Does this not sound exactly like what went on in 2003, when an administration swore to us that they had evidence of a Middle Eastern country doing dastardly deeds, and potentially worse?
Do we not have John McCain and Lindsay Graham once again beating the drum for war in the Senate? Do we not have a Secretary of State who keeps telling us it’s imperative we do something, or the world will fall apart?

I mean, President Obama, does it not freak YOU out when John Boehner and Eric Cantor are enthusiastically supporting a position you have taken?

I certainly don’t have all the answers, and maybe Syria did use chemical weapons against its people.
But to my former colleagues in the print and TV media, I beg you: Please, please PLEASE be a little more skeptical in your reporting than you were about Iraq in 2003. Think of the thousands who have died because of that senseless war Bush and Cheney inflicted on America, and please raise some red flag questions to our leaders. Thank you.

This sentence from Rod Dreher, a conservative writer, also scared the hell out of me:

“Unless there is a rebellion in the Congressional ranks, in both parties, we are going to do this thing. We are going to bomb Syria to make Syria safer for al-Qaeda and other Islamists. This country never, ever learns.”

As usual, Andrew Sullivan speaks to this fear of yet another intractable conflict better than I can.

**Finally today, the last word goes to Teemu Selanne, a hockey player I always liked, and now I like even more after this video explaining why he’s not retiring just yet:

The Clintons criticizing Weiner: The ultimate in chutzpah. Scott Simon and a tribute to his mother. And Mike Francesa, a buffoon again

I’m rarely left speechless. But Bill Clinton, take a bow. I have nothing to say.

There is gall, there is chutzpah, and then, my friends, there is Bill Clinton and his wife Hillary criticizing the behavior of Anthony Weiner.

That takes the cake. I mean, BILL CLINTON taking another man to task for sexual behavior that was 1/100th of what he did as President of the United States, and for most of his life! Bill and Hillary, actually tsk-tsking the Weiners for staying in the mayoral race, when Bill and Hillary sat on a couch on “60 Minutes” in 1992 and lied, outright lied, to Steve Kroft about Jennifer Flowers!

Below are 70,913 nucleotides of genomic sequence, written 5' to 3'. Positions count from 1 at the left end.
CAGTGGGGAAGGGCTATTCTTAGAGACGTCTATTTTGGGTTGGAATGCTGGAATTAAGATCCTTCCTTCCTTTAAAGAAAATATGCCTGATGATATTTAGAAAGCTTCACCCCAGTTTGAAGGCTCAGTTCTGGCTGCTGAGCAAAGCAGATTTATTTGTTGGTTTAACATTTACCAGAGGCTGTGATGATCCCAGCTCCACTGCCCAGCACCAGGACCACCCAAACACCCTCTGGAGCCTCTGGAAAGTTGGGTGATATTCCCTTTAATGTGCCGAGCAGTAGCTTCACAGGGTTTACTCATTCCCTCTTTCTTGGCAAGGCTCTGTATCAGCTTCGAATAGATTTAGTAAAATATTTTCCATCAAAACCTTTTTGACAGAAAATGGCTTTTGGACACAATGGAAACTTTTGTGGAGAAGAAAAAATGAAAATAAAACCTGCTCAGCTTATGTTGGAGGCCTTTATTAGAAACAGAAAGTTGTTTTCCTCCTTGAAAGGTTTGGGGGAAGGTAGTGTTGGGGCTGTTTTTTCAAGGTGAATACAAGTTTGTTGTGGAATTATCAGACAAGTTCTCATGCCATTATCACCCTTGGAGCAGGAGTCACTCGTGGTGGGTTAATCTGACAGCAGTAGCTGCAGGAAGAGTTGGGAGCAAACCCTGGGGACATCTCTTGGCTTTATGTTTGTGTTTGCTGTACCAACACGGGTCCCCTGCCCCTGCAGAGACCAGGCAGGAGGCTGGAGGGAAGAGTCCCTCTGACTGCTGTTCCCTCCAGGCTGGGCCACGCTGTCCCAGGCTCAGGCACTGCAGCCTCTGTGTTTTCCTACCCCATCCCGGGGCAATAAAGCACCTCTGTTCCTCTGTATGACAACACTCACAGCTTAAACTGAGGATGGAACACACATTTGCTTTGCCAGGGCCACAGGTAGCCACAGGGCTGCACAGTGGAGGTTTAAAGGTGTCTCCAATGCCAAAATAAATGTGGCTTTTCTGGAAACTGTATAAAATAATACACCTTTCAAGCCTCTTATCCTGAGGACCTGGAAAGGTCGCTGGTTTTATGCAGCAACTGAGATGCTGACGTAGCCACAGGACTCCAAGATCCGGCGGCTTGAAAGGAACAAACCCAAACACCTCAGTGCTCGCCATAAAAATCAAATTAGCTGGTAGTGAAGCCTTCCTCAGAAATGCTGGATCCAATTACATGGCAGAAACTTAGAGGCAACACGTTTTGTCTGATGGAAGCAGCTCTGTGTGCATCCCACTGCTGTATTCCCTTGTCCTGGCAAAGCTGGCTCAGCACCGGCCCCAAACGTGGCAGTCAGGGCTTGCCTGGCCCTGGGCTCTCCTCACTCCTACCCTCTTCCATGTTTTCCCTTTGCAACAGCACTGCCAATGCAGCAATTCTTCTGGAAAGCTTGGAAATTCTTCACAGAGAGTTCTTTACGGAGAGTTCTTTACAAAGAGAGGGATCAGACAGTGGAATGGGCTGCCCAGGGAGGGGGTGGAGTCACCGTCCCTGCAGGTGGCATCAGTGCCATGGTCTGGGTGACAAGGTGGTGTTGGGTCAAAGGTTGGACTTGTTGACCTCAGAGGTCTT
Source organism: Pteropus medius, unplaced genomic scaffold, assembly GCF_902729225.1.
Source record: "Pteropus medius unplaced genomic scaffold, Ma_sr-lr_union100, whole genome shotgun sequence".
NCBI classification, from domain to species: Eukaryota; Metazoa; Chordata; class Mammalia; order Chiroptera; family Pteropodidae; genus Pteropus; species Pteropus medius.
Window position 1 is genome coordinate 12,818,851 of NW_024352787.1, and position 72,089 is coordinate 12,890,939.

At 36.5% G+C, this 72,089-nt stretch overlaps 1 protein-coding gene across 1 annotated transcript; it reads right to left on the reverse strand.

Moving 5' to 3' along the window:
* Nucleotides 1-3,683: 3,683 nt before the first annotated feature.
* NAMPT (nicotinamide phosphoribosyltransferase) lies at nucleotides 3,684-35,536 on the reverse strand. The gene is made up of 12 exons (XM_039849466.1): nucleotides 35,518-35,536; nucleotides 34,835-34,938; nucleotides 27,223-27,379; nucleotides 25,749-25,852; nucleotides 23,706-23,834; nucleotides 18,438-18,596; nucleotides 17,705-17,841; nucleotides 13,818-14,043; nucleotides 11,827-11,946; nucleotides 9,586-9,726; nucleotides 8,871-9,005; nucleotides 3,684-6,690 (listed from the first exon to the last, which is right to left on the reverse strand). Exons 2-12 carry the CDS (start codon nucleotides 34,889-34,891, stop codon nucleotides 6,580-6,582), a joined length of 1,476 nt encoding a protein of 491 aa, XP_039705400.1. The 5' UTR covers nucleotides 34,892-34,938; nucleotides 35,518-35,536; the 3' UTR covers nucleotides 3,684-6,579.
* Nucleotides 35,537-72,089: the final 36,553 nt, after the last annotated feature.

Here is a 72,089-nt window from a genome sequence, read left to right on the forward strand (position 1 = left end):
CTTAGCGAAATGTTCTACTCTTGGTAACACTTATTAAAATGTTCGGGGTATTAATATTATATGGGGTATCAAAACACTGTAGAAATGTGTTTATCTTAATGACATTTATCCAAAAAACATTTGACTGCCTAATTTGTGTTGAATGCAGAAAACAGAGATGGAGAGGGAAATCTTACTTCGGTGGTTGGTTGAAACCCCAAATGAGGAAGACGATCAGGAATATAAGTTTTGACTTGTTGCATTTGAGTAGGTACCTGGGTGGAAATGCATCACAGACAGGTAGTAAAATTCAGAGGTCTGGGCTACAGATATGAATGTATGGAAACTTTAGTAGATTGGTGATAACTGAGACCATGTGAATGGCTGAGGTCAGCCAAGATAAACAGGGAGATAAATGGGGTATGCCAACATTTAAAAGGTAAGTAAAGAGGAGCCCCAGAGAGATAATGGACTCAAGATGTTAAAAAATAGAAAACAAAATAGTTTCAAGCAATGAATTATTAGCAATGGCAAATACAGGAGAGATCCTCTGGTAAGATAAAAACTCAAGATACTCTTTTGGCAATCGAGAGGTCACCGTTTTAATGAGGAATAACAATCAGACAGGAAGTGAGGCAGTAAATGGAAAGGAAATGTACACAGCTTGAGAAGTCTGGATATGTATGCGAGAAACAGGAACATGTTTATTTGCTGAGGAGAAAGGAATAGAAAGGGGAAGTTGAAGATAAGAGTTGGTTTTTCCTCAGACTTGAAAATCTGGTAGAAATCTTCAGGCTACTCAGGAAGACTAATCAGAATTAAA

Amazing. The great Andrew Sullivan says it all right here in a brilliant post today on the Clintons:

Money quote: “The Weiner affair is a trivial non-event compared with the Clintons’ reckless, mutual self-destruction.”

**I’m pretty sure I’ve written here that without question, the biggest schmuck in sports media today is Mike Francesa. Loud, arrogant, completely dismissive of anyone else’s opinion and as terrible an interviewer as has ever held a mike, Francesa’s insufferability on WFAN radio just gets worse every year.

I don’t listen to him at all, but he still occasionally shows up on my radar thanks to the joy I get reading Phil Mushnick in the N.Y. Post pointing out his latest awful behavior on air, and other media sites chiming in as well.

The latest example? Here’s Moe, a caller from Queens, who is a big Francesa fan and has decided to propose to his girlfriend (a fellow fan) live on the air.

And as he gets started, well, this happens…

I mean, just repulsive. Here’s a nervous dude trying to do something different and unique, and Francesa hangs up on him.
Why anyone listens to him anymore is beyond me.


**Finally, a few words about something amazing going on on Twitter the last few days.
You might know who Scott Simon is; he’s been an NPR radio host for decades. He’s got a beautifully smooth voice and he often does little “essays” for various NPR shows, and hosts his own show, too.
Anyway, Simon is in a terrible place right now, at his mother’s bedside as she lay dying (note: She passed away Monday night). It sounds like Patricia was a wonderful woman, and in just 140 characters or less, Simon has been giving us a beautiful, heartbreaking look at what it’s like to watch a loved one slip away.

Here are a few sample Tweets from the last few days:

“I know end might be near as this is only day of my adulthood I’ve seen my mother and she hasn’t asked, “Why that shirt?”

“Mother cries Help Me at 2;30. Been holding her like a baby since. She’s asleep now. All I can do is hold on to her.”

“I love holding my mother’s hand. Haven’t held it like this since I was 9. Why did I stop? I thought it unmanly? What crap.”

“I just realized: she once had to let me go into the big wide world. Now I have to let her go the same way.”

There are many, many more beautiful words from Scott Simon found here.

Angelina Jolie and celebrities who “get” it. Jimmy Connors: Still a jerk. And the very first episode of “Sesame Street” unearthed


I may be one of the six or seven straight males in the world who never found Angelina Jolie gorgeous.

Oh, I always knew she was beautiful, but I never got what the whole craze over how sexy and awesome and hot she was. To me, Eva Longoria or Nicole Kidman or Ashley Judd were infinitely more attractive.

So I never paid Jolie much attention when she just seemed like the latest in a long line of vapid movie stars, someone who would clearly fade away when her looks did.